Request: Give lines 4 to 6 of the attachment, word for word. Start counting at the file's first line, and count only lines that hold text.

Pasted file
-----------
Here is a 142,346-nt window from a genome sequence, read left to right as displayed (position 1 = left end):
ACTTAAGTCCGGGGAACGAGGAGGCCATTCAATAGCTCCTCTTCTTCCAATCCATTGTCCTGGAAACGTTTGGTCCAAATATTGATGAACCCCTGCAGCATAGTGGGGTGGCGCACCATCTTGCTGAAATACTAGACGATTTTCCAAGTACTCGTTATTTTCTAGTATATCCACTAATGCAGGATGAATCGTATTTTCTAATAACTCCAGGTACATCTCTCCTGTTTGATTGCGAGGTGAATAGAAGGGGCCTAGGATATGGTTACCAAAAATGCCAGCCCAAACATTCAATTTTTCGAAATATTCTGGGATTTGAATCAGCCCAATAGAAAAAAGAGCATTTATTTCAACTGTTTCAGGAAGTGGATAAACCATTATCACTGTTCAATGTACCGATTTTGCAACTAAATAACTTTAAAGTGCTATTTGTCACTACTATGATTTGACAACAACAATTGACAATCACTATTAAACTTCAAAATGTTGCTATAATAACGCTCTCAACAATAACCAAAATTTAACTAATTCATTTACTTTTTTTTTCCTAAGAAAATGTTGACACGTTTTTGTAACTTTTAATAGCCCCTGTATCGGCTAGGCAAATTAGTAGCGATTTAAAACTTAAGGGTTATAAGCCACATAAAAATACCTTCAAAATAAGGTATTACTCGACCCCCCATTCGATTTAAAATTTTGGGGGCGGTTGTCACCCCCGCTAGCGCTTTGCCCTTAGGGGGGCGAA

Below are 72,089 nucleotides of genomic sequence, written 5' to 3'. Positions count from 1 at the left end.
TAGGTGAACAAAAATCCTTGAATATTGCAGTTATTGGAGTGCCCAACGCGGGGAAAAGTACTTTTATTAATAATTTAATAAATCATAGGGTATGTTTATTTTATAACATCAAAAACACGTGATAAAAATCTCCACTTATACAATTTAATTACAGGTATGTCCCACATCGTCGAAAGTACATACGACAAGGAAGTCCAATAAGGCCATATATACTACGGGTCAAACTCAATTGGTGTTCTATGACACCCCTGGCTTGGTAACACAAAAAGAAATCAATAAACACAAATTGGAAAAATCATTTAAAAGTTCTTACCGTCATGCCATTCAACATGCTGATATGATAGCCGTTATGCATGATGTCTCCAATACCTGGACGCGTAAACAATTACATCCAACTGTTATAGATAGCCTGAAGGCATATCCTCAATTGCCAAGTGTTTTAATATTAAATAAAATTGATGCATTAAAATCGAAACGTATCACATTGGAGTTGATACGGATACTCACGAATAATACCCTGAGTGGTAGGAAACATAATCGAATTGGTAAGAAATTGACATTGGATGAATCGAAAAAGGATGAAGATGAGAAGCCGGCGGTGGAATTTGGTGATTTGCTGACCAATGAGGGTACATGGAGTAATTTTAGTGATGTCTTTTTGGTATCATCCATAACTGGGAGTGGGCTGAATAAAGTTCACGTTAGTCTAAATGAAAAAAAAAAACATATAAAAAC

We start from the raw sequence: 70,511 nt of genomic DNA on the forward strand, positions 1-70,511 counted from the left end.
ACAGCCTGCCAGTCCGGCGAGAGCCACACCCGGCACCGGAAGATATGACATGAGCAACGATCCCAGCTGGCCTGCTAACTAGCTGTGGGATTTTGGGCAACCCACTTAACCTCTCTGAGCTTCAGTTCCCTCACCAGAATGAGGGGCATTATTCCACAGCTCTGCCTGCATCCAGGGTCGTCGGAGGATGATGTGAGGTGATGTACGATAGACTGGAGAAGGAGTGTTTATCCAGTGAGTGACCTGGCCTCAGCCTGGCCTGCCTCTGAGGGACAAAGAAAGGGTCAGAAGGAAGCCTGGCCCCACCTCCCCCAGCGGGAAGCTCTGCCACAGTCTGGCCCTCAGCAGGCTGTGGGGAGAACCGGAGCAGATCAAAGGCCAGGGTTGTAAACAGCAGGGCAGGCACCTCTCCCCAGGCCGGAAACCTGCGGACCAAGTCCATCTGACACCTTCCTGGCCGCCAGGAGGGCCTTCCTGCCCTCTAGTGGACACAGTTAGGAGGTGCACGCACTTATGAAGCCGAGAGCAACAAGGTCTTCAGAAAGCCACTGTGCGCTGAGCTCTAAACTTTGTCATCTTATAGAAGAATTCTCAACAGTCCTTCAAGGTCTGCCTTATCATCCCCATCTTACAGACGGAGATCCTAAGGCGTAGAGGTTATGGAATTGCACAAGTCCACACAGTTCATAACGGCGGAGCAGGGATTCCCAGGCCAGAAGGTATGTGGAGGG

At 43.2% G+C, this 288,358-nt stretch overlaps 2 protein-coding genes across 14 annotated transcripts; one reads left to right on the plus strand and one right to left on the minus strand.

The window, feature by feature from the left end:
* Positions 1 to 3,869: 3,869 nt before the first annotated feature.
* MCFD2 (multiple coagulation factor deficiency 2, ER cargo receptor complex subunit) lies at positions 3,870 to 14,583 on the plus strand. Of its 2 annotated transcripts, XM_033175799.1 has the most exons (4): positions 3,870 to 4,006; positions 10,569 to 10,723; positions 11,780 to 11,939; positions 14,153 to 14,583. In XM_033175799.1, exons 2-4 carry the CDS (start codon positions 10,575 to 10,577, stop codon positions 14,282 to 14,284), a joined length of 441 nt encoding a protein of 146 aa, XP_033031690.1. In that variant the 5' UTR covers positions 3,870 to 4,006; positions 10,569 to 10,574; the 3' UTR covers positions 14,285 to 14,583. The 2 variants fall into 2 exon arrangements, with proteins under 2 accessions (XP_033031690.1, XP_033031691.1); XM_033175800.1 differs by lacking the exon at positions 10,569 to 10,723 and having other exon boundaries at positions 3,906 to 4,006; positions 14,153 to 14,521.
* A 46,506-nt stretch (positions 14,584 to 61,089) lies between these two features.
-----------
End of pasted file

TAGGTGAACAAAAATCCTTGAATATTGCAGTTATTGGAGTGCCCAACGCGGGGAAAAGTACTTTTATTAATAATTTAATAAATCATAGGGTATGTTTATTTTATAACATCAAAAACACGTGATAAAAATCTCCACTTATACAATTTAATTACAGGTATGTCCCACATCGTCGAAAGTACATACGACAAGGAAGTCCAATAAGGCCATATATACTACGGGTCAAACTCAATTGGTGTTCTATGACACCCCTGGCTTGGTAACACAAAAAGAAATCAATAAACACAAATTGGAAAAATCATTTAAAAGTTCTTACCGTCATGCCATTCAACATGCTGATATGATAGCCGTTATGCATGATGTCTCCAATACCTGGACGCGTAAACAATTACATCCAACTGTTATAGATAGCCTGAAGGCATATCCTCAATTGCCAAGTGTTTTAATATTAAATAAAATTGATGCATTAAAATCGAAACGTATCACATTGGAGTTGATACGGATACTCACGAATAATACCCTGAGTGGTAGGAAACATAATCGAATTGGTAAGAAATTGACATTGGATGAATCGAAAAAGGATGAAGATGAGAAGCCGGCGGTGGAATTTGGTGATTTGCTGACCAATGAGGGTACATGGAGTAATTTTAGTGATGTCTTTTTGGTATCATCCATAACTGGGAGTGGGCTGAATAAAGTTCACGTTAGTCTAAATGAAAAAAAAAAACATATAAAAAC

We start from the raw sequence: 70,511 nt of genomic DNA on the forward strand, positions 1-70,511 counted from the left end.
ACAGCCTGCCAGTCCGGCGAGAGCCACACCCGGCACCGGAAGATATGACATGAGCAACGATCCCAGCTGGCCTGCTAACTAGCTGTGGGATTTTGGGCAACCCACTTAACCTCTCTGAGCTTCAGTTCCCTCACCAGAATGAGGGGCATTATTCCACAGCTCTGCCTGCATCCAGGGTCGTCGGAGGATGATGTGAGGTGATGTACGATAGACTGGAGAAGGAGTGTTTATCCAGTGAGTGACCTGGCCTCAGCCTGGCCTGCCTCTGAGGGACAAAGAAAGGGTCAGAAGGAAGCCTGGCCCCACCTCCCCCAGCGGGAAGCTCTGCCACAGTCTGGCCCTCAGCAGGCTGTGGGGAGAACCGGAGCAGATCAAAGGCCAGGGTTGTAAACAGCAGGGCAGGCACCTCTCCCCAGGCCGGAAACCTGCGGACCAAGTCCATCTGACACCTTCCTGGCCGCCAGGAGGGCCTTCCTGCCCTCTAGTGGACACAGTTAGGAGGTGCACGCACTTATGAAGCCGAGAGCAACAAGGTCTTCAGAAAGCCACTGTGCGCTGAGCTCTAAACTTTGTCATCTTATAGAAGAATTCTCAACAGTCCTTCAAGGTCTGCCTTATCATCCCCATCTTACAGACGGAGATCCTAAGGCGTAGAGGTTATGGAATTGCACAAGTCCACACAGTTCATAACGGCGGAGCAGGGATTCCCAGGCCAGAAGGTATGTGGAGGG